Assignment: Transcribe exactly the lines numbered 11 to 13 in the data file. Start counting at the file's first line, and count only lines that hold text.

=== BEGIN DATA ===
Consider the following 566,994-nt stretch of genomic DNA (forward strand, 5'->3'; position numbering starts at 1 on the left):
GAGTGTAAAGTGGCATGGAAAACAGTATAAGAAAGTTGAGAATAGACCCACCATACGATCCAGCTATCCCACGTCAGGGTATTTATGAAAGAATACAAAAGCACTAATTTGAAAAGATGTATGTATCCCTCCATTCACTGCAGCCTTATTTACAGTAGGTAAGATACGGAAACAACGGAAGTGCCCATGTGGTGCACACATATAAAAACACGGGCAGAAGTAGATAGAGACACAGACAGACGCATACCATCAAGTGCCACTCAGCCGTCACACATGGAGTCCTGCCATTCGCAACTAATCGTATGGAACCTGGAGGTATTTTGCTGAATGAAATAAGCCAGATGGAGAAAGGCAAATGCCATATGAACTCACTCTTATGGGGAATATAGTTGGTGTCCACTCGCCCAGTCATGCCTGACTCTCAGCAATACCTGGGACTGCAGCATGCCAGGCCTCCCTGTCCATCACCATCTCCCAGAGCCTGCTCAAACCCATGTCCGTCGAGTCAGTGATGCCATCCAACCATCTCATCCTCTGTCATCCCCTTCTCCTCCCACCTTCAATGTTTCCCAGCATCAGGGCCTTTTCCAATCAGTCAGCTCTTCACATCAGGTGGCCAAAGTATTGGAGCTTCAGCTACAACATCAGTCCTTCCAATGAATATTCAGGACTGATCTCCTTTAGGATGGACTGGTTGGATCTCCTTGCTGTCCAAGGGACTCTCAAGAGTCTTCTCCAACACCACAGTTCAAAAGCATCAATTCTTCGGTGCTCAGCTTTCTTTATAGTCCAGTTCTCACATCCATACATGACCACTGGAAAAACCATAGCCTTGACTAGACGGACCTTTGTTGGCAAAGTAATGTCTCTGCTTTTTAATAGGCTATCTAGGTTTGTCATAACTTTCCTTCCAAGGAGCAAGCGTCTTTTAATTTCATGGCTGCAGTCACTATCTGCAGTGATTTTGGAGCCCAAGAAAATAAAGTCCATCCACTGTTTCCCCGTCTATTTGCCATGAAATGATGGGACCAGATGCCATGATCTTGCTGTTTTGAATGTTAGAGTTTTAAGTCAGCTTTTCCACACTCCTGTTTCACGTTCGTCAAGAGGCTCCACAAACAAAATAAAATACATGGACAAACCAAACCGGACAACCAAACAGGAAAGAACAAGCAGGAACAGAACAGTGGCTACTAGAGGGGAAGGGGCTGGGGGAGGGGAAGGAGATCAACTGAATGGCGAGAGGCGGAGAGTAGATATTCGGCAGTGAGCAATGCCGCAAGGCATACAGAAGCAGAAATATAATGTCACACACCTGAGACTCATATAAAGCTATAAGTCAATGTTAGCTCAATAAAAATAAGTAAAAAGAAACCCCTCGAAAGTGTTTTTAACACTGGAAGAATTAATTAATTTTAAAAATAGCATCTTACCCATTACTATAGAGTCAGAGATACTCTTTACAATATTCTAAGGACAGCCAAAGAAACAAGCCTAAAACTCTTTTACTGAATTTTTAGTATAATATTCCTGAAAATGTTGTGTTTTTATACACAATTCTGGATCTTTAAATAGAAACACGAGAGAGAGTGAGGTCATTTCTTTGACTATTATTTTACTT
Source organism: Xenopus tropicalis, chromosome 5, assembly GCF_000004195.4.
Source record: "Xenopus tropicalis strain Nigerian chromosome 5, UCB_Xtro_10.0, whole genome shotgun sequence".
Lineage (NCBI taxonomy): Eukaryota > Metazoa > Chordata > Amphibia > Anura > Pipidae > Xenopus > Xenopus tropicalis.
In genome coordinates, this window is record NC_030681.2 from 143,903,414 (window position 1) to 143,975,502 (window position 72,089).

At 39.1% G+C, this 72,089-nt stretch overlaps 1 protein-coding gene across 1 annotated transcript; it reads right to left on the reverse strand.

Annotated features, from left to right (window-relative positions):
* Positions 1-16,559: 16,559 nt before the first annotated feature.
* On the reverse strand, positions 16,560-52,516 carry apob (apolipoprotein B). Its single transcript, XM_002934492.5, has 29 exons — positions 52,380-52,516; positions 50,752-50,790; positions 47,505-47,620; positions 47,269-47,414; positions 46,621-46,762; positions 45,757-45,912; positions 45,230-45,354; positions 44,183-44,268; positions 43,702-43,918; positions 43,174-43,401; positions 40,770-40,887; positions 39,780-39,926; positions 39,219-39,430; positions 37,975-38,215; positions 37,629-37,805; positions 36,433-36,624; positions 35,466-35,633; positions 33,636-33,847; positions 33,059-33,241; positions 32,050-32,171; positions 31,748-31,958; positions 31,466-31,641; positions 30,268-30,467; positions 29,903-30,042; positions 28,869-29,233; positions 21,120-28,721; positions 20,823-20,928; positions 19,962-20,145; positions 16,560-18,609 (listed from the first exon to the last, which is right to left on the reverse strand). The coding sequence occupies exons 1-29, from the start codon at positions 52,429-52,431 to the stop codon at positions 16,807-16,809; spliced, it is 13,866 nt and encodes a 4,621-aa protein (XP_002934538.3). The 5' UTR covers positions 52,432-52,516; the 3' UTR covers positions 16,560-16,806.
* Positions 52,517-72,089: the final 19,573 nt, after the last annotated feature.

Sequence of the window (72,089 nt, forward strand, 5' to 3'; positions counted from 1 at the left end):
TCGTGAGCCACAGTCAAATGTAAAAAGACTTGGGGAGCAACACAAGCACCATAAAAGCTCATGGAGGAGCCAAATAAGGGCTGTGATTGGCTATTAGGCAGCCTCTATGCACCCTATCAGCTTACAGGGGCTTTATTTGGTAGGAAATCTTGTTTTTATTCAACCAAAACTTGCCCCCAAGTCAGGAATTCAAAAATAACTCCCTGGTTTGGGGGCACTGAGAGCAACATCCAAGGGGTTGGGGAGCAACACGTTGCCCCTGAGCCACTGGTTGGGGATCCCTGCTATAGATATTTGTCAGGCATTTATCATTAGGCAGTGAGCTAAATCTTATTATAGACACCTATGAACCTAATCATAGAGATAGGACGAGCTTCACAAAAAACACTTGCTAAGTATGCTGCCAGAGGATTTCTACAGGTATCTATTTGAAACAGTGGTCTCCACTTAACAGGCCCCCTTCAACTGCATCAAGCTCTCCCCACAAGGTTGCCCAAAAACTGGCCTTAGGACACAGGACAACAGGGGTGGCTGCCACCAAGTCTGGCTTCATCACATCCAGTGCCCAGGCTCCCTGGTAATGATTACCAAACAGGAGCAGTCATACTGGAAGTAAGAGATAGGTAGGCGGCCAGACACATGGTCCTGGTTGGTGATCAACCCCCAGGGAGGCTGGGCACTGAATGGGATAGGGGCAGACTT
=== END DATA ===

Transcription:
* Positions 52,517-72,089: the final 19,573 nt, after the last annotated feature.

Sequence of the window (72,089 nt, forward strand, 5' to 3'; positions counted from 1 at the left end):
TCGTGAGCCACAGTCAAATGTAAAAAGACTTGGGGAGCAACACAAGCACCATAAAAGCTCATGGAGGAGCCAAATAAGGGCTGTGATTGGCTATTAGGCAGCCTCTATGCACCCTATCAGCTTACAGGGGCTTTATTTGGTAGGAAATCTTGTTTTTATTCAACCAAAACTTGCCCCCAAGTCAGGAATTCAAAAATAACTCCCTGGTTTGGGGGCACTGAGAGCAACATCCAAGGGGTTGGGGAGCAACACGTTGCCCCTGAGCCACTGGTTGGGGATCCCTGCTATAGATATTTGTCAGGCATTTATCATTAGGCAGTGAGCTAAATCTTATTATAGACACCTATGAACCTAATCATAGAGATAGGACGAGCTTCACAAAAAACACTTGCTAAGTATGCTGCCAGAGGATTTCTACAGGTATCTATTTGAAACAGTGGTCTCCACTTAACAGGCCCCCTTCAACTGCATCAAGCTCTCCCCACAAGGTTGCCCAAAAACTGGCCTTAGGACACAGGACAACAGGGGTGGCTGCCACCAAGTCTGGCTTCATCACATCCAGTGCCCAGGCTCCCTGGTAATGATTACCAAACAGGAGCAGTCATACTGGAAGTAAGAGATAGGTAGGCGGCCAGACACATGGTCCTGGTTGGTGATCAACCCCCAGGGAGGCTGGGCACTGAATGGGATAGGGGCAGACTT